Friday, 17 May 2019

Book Review: Sixty Seconds by Jesse Blackadder

Sixty Seconds
Jesse Blackadder

Publisher: Harper Collins 
Publication date: 18th September 2017 
Pages: 384
Format Read: eBook
Source: Courtesy of the publisher via Netgalley

Inspired by the author's own family experience. The Brennans - parents Finn and Bridget, and their sons, Jarrah and Toby - have made a sea change, shifting from chilly Hobart to a sprawling purple weatherboard in subtropical Murwillumbah. Feeling like foreigners in this land of sun and surf, they are only just starting to settle when, one morning, tragedy strikes - changing their lives forever.

Determined to protect his wife, Finn finds himself under the police and media spotlight. Guilty and enraged, Bridget spends her nights hunting answers in the last place imaginable. Jarrah - his innocence lost - is propelled suddenly from his teens into frightening adulthood. As all three are pushed to the limit, questions fly: Who is to blame? And what does it take to forgive?

A haunting and ultimately redemptive story about what it takes to forgive.  

Sixty Seconds is a poignant story that explores the aftermath of a sudden and tragic death and the different ways people react and reconcile with the loss.

Bridget wants to find blame and to direct her heartache into hate, both strong emotions that can feed off each other. Finn tries to find solace in their shared grief but is pushed away by Bridget. Their teenage son Jarrah is not only suffering loss, he is trying to fit into a new school and struggling with identity. It is heartbreaking watching him dealing with his conflicting emotions alone.

This story is so confronting I found it hard to read and had to put it down on occasions. There are support workers that have their own agenda to push and empathisers that want to unburden their own demons. And when you think this family has suffered the worst imaginable, life just keeps throwing more tragedy their way.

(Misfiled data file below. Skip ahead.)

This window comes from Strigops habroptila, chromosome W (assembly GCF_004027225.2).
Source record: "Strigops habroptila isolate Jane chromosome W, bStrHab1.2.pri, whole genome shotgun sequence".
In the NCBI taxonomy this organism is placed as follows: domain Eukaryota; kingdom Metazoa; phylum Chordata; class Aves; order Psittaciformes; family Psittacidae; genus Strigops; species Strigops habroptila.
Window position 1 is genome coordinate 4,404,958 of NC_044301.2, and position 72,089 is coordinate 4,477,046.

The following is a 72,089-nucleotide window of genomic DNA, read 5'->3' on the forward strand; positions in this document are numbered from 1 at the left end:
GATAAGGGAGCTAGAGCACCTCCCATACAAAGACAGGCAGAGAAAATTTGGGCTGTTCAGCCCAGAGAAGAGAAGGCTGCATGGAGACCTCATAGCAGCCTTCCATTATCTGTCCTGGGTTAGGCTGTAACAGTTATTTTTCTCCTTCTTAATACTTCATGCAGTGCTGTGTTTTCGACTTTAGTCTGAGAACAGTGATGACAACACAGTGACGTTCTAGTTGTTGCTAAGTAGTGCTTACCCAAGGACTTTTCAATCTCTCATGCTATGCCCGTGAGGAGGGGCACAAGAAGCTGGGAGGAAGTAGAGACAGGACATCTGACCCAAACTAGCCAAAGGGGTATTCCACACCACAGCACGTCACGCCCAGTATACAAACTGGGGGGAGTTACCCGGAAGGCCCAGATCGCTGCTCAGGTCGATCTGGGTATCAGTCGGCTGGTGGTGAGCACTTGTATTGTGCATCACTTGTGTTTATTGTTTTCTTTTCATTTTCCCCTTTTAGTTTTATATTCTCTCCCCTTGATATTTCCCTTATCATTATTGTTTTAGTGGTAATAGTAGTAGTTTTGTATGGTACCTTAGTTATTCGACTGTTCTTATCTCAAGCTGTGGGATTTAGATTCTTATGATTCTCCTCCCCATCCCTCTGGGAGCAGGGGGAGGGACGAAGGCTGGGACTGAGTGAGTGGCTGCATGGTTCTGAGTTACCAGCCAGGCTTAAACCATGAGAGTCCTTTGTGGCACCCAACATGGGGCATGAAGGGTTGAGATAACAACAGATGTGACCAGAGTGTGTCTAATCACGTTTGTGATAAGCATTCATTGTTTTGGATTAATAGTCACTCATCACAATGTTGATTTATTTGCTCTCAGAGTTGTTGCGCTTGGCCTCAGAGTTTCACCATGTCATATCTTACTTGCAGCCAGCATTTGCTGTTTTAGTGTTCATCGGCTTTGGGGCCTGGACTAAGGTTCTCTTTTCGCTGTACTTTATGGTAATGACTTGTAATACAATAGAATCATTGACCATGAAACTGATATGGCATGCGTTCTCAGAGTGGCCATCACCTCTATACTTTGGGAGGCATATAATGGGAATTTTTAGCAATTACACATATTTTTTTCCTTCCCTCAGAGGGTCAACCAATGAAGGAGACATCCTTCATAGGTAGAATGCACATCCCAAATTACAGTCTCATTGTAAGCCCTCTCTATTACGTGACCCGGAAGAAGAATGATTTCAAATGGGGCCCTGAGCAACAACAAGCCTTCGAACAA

The narration is unique as it is told in multiple POV and multiple narrative styles. Finn is in 3rd person, Jarrah is 1st person (which worked well for the teen perspective) and Bridget is 2nd person (I didn’t particularly like this because I find the use of ‘you’ did this and ‘you’ did that sounds quite accusing and confronting). The characters are well developed and their actions wholly believable.

Author Jesse Blackadder drew inspiration from her own tragic experience to write this heartbreaking and compulsive story of loss.

Sixty Seconds is a story that explores loss, forgiveness, hope and the rebuilding of a family that has been shattered.

This book has been re-released in March 2019 as In the Blink of an Eye.

Content: Child death
                Sexual references


 My rating  4/5  

*this review is part of the Book Lover Book Review Aussie author challenge
and book #17 in the Australian Women Writers challenge

Jesse Blackadder is an award-winning novelist, freelance journalist and budding screenwriter. Her novel The Raven's Heart won the Benjamin Franklin Award for historical fiction (USA), and her novel Chasing Light earned her an Antarctic Arts Fellowship. 
She is also the author of three children's books, Dexter the Courageous Koala, Paruku the Desert Brumby and Stay the Last Dog in Antarctica. This is her fourth adult novel. 




  1. Good review, I couldn't get into this when I read it, I didn't like the mother. I didn't finish it at around 50% maybe one day I'll try again

    1. I know exactly what you mean about the mother and I think that's because of the second person POV. It's very accusatory when you're reading it.

  2. Sounds like an interesting read! Thanks for the review!

  3. I ran to Netgallery but alas, I'm too late

  4. This sounds like an emotive read. Thanks for sharing.
    Gemma @ Gemma's Book Nook

  5. I'm not sure how well I could cope with the different perspectives, especially as I absolutely hate second person perspectives. Lovely review.